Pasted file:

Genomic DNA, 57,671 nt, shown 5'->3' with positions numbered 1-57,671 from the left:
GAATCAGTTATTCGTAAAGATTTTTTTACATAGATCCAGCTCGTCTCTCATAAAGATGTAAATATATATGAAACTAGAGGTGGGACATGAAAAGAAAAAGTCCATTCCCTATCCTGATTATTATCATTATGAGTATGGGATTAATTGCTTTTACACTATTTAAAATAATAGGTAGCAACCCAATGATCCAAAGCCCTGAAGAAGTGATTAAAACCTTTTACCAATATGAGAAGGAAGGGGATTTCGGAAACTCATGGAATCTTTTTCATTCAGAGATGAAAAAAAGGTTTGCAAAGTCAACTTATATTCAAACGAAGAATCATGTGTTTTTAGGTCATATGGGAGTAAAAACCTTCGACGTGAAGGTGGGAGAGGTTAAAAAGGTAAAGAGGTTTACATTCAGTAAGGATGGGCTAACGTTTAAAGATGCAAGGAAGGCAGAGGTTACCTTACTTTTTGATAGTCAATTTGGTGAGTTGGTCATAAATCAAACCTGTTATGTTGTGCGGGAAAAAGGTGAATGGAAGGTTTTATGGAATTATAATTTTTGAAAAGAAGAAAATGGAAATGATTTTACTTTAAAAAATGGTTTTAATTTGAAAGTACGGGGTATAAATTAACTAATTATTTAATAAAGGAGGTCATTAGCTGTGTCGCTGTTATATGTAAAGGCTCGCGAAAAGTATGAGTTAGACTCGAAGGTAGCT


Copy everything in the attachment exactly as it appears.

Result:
Genomic DNA, 57,671 nt, shown 5'->3' with positions numbered 1-57,671 from the left:
GAATCAGTTATTCGTAAAGATTTTTTTACATAGATCCAGCTCGTCTCTCATAAAGATGTAAATATATATGAAACTAGAGGTGGGACATGAAAAGAAAAAGTCCATTCCCTATCCTGATTATTATCATTATGAGTATGGGATTAATTGCTTTTACACTATTTAAAATAATAGGTAGCAACCCAATGATCCAAAGCCCTGAAGAAGTGATTAAAACCTTTTACCAATATGAGAAGGAAGGGGATTTCGGAAACTCATGGAATCTTTTTCATTCAGAGATGAAAAAAAGGTTTGCAAAGTCAACTTATATTCAAACGAAGAATCATGTGTTTTTAGGTCATATGGGAGTAAAAACCTTCGACGTGAAGGTGGGAGAGGTTAAAAAGGTAAAGAGGTTTACATTCAGTAAGGATGGGCTAACGTTTAAAGATGCAAGGAAGGCAGAGGTTACCTTACTTTTTGATAGTCAATTTGGTGAGTTGGTCATAAATCAAACCTGTTATGTTGTGCGGGAAAAAGGTGAATGGAAGGTTTTATGGAATTATAATTTTTGAAAAGAAGAAAATGGAAATGATTTTACTTTAAAAAATGGTTTTAATTTGAAAGTACGGGGTATAAATTAACTAATTATTTAATAAAGGAGGTCATTAGCTGTGTCGCTGTTATATGTAAAGGCTCGCGAAAAGTATGAGTTAGACTCGAAGGTAGCT